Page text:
Tuesday, November 13, 2012

transgender switch - so far away

I decided to search for this topic again (the famed Dmrt1gene that keeps males... men).  Here's another clear article:

"This discovery is a breakthrough for genetic researchers and may have implications for transgender and intersex individuals.
This work shows that sex determination in mammals can be surprisingly prone to change and must be actively maintained throughout an organism's lifetime,"

However, not only is this still early research on rats, gene therapy in general is not without it's drawbacks, as discussed on the wikipedia page:

  • Short-lived nature of gene therapy – Before gene therapy can become a permanent cure for any condition, the therapeutic DNA introduced into target cells must remain functional and the cells containing the therapeutic DNA must be long-lived and stable. Problems with integrating therapeutic DNA into the genome and the rapidly dividing nature of many cells prevent gene therapy from achieving any long-term benefits. Patients will have to undergo multiple rounds of gene therapy.
  • Immune response – Anytime a foreign object is introduced into human tissues, the immune system has evolved to attack the invader. The risk of stimulating the immune system in a way that reduces gene therapy effectiveness is always a possibility. Furthermore, the immune system's enhanced response to invaders that it has seen before makes it difficult for gene therapy to be repeated in patients.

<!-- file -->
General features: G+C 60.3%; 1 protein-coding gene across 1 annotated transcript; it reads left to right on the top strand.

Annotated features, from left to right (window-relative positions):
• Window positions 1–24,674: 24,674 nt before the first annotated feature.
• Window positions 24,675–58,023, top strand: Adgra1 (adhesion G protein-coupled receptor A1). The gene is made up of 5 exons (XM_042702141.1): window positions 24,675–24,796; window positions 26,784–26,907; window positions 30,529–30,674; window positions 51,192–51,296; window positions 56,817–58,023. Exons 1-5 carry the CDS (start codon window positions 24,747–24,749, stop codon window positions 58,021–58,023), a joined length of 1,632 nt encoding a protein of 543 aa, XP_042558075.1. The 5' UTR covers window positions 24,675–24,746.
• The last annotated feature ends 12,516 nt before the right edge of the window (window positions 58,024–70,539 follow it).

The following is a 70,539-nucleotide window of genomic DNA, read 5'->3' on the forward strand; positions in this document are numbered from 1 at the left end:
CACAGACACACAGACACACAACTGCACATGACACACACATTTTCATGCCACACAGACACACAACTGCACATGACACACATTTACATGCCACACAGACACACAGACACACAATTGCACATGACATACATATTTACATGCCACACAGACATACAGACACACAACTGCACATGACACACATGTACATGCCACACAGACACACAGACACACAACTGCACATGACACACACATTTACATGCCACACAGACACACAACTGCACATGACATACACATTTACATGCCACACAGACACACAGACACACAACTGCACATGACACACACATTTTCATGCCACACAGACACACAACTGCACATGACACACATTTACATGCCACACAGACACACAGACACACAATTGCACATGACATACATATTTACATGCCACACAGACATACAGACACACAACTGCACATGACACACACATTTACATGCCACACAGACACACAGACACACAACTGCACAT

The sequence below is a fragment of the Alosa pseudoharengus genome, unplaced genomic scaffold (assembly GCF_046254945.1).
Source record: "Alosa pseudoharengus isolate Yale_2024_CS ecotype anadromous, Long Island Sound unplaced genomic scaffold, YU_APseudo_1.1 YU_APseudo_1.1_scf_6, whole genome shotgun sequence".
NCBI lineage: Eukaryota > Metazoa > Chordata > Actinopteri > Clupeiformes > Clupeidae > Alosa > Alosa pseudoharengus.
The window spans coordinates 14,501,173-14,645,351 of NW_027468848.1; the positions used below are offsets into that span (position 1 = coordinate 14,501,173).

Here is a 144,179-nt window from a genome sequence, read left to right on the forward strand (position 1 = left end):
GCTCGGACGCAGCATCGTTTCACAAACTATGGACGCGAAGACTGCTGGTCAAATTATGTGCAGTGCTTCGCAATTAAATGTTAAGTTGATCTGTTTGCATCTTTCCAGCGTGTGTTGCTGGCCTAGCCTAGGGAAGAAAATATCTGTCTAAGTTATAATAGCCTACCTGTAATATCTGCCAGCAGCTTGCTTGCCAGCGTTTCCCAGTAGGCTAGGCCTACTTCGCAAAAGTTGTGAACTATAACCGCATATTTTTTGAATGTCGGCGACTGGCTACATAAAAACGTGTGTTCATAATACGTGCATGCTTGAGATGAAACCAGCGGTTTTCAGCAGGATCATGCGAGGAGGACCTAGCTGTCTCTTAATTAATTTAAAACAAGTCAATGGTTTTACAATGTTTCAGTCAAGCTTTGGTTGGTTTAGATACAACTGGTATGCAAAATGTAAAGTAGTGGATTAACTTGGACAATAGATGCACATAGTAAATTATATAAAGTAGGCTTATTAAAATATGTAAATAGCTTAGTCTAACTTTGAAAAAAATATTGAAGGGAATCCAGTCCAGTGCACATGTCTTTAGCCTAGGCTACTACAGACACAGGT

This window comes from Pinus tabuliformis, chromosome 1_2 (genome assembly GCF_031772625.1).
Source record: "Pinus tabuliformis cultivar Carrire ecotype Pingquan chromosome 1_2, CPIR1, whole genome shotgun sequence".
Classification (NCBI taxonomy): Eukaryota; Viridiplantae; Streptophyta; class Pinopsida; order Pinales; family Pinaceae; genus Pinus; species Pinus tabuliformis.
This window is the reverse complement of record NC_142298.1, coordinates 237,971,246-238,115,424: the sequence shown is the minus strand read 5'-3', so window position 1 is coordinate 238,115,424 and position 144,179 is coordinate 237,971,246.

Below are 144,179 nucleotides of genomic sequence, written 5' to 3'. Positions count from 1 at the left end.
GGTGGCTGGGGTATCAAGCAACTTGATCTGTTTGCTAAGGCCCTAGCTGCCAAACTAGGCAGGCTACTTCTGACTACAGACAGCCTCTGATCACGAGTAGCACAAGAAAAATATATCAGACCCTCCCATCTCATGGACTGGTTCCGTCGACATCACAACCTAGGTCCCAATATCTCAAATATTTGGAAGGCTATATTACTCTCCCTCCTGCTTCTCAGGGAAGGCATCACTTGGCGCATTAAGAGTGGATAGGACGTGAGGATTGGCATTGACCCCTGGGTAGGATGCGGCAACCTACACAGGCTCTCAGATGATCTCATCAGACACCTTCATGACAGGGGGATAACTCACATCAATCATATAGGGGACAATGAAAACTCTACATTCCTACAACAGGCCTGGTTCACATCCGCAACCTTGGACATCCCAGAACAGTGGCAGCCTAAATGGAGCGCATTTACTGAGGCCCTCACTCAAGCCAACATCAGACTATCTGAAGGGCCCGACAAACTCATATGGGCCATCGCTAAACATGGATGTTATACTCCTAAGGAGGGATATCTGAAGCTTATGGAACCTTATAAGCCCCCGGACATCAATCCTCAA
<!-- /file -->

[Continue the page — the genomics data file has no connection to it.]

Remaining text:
• Problems with viral vectors – Viruses, the carrier of choice in most gene therapy studies, present a variety of potential problems to the patient: toxicity, immune and inflammatory responses, and gene control and targeting issues. In addition, there is always the fear that the viral vector, once inside the patient, may recover its ability to cause disease.
  • Multigene disorders – Conditions or disorders that arise from mutations in a single gene are the best candidates for gene therapy. Unfortunately, some of the most commonly occurring disorders, such as heart disease, high blood pressure, Alzheimer's disease, arthritis, and diabetes, are caused by the combined effects of variations in many genes. Multigene or multifactorial disorders such as these would be especially difficult to treat effectively using gene therapy.
  • Chance of inducing a tumor (insertional mutagenesis) - If the DNA is integrated in the wrong place in the genome, for example in a tumor suppressor gene, it could induce a tumor. This has occurred in clinical trials for X-linked severe combined immunodeficiency (X-SCID) patients, in which hematopoietic stem cells were transduced with a corrective transgene using a retrovirus, and this led to the development of T cell leukemia in 3 of 20 patients.[52] One possible solution for this is to add a functional tumor suppressor gene onto the DNA to be integrated; however, this poses its own problems, since the longer the DNA is, the harder it is to integrate it efficiently into cell genomes.
In other words, unless your issue is life threatening (like cancer, or possibly parkinsons), you can probably forget about a sex change pill in your near future

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